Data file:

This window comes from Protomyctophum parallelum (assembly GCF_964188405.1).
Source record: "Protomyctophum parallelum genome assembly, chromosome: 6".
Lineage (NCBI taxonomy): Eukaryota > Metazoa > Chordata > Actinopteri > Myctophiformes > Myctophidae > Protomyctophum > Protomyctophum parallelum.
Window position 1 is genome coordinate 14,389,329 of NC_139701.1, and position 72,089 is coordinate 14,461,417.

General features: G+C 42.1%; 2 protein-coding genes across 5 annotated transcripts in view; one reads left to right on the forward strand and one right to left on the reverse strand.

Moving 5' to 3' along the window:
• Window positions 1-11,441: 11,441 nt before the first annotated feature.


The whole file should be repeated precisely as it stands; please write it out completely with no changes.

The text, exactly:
This window comes from Protomyctophum parallelum (assembly GCF_964188405.1).
Source record: "Protomyctophum parallelum genome assembly, chromosome: 6".
Lineage (NCBI taxonomy): Eukaryota > Metazoa > Chordata > Actinopteri > Myctophiformes > Myctophidae > Protomyctophum > Protomyctophum parallelum.
Window position 1 is genome coordinate 14,389,329 of NC_139701.1, and position 72,089 is coordinate 14,461,417.

General features: G+C 42.1%; 2 protein-coding genes across 5 annotated transcripts in view; one reads left to right on the forward strand and one right to left on the reverse strand.

Moving 5' to 3' along the window:
• Window positions 1-11,441: 11,441 nt before the first annotated feature.